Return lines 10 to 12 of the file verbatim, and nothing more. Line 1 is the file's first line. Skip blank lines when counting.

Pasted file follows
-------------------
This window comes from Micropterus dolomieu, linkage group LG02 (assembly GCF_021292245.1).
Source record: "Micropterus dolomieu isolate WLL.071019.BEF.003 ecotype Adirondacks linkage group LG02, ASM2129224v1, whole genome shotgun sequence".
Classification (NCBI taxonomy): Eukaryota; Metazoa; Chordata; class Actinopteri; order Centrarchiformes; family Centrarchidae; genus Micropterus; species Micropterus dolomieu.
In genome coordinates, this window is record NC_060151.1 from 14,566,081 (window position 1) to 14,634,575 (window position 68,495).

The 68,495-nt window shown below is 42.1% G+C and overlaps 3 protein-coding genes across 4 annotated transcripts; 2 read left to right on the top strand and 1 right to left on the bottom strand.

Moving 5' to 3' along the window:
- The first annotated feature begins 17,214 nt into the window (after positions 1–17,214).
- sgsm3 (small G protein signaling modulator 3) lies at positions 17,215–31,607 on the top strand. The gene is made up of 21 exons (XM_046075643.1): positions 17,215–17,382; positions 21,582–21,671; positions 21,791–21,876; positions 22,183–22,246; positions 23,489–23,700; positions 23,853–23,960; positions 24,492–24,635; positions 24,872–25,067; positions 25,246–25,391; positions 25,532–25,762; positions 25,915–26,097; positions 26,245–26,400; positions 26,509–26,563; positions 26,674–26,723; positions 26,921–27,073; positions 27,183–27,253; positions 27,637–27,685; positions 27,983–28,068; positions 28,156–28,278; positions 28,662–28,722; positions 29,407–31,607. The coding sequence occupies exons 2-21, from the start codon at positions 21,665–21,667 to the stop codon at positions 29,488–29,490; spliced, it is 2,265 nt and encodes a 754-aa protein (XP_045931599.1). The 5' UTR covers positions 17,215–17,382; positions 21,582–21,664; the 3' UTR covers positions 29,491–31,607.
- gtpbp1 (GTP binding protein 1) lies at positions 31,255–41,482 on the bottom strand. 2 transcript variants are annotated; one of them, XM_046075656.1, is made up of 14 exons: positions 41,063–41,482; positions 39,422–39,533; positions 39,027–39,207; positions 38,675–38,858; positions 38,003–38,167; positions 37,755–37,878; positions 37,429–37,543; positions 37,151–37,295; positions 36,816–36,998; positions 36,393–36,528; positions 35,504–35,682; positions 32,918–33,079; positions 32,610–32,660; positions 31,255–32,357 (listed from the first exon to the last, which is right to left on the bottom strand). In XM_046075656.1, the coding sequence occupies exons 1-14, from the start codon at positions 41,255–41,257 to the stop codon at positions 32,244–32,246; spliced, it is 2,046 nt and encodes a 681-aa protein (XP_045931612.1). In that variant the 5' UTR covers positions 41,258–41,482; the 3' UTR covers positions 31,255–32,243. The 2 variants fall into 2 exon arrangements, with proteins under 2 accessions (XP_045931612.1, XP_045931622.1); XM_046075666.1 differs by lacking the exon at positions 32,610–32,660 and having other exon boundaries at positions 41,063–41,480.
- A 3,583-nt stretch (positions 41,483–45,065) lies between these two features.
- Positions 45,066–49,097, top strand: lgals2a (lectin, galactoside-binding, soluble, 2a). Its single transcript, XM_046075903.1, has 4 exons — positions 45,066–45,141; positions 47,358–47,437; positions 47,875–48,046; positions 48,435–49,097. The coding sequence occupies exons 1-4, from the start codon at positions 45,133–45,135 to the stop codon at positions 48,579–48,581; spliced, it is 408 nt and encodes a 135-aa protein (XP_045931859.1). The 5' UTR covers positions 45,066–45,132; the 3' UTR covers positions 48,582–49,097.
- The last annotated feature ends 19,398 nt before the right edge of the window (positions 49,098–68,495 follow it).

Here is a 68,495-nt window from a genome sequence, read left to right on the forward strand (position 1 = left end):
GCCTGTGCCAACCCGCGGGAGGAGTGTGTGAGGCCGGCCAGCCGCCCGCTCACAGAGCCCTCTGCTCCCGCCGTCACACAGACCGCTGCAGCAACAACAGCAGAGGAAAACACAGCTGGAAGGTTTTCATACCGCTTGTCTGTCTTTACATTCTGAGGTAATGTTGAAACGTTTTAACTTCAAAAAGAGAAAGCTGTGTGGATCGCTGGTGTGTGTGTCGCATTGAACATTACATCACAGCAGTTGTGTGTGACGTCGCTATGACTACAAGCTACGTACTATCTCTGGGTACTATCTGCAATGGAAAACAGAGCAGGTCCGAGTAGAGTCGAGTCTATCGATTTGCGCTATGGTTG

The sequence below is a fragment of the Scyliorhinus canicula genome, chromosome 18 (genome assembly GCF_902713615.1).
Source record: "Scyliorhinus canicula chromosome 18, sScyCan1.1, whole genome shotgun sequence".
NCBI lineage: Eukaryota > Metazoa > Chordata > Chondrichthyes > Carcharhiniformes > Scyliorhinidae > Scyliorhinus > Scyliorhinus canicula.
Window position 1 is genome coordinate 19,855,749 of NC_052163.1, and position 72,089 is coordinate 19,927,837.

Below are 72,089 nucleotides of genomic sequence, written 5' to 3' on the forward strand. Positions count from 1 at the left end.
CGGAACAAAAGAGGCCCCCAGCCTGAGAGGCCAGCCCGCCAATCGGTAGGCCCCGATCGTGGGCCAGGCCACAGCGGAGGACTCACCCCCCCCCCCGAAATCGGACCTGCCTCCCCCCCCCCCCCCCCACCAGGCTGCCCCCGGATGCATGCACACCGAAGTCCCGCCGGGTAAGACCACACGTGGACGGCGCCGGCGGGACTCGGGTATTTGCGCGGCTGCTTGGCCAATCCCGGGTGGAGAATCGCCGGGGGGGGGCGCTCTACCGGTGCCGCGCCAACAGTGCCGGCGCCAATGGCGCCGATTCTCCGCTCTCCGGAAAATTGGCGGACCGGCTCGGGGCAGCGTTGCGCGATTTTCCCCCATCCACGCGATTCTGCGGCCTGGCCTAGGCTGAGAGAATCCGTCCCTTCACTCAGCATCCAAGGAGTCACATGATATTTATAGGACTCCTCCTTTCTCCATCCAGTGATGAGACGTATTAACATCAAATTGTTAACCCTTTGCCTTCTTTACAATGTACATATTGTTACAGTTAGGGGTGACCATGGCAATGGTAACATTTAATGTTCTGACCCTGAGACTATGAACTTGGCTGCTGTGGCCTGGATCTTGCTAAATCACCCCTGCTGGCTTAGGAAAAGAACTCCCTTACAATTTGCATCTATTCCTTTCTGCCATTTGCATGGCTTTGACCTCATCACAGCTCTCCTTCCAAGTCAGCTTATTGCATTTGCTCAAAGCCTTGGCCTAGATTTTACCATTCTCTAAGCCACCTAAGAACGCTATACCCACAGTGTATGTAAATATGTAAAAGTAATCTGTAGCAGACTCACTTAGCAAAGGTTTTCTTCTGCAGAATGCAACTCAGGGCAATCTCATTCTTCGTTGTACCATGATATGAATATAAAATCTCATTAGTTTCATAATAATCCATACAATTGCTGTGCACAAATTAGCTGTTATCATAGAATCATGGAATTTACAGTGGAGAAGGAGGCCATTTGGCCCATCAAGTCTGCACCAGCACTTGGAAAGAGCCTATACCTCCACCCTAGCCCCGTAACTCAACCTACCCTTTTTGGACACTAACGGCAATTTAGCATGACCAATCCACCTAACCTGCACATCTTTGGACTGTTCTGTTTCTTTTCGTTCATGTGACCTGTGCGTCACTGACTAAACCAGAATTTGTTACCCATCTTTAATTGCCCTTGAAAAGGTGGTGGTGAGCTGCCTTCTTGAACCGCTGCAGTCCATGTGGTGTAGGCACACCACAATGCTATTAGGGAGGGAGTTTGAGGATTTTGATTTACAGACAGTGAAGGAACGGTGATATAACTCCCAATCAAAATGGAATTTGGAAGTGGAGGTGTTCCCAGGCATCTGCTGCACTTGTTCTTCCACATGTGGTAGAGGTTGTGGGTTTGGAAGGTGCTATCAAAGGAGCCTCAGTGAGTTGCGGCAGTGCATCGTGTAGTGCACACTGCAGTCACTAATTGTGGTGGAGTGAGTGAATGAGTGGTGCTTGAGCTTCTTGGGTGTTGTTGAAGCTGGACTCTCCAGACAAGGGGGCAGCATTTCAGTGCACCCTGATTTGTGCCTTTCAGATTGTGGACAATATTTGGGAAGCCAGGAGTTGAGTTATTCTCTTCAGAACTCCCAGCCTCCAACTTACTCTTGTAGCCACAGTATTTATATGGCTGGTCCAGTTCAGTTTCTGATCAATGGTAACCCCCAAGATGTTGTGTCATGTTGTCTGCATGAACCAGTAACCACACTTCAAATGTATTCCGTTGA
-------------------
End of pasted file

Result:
- A 3,583-nt stretch (positions 41,483–45,065) lies between these two features.
- Positions 45,066–49,097, top strand: lgals2a (lectin, galactoside-binding, soluble, 2a). Its single transcript, XM_046075903.1, has 4 exons — positions 45,066–45,141; positions 47,358–47,437; positions 47,875–48,046; positions 48,435–49,097. The coding sequence occupies exons 1-4, from the start codon at positions 45,133–45,135 to the stop codon at positions 48,579–48,581; spliced, it is 408 nt and encodes a 135-aa protein (XP_045931859.1). The 5' UTR covers positions 45,066–45,132; the 3' UTR covers positions 48,582–49,097.
- The last annotated feature ends 19,398 nt before the right edge of the window (positions 49,098–68,495 follow it).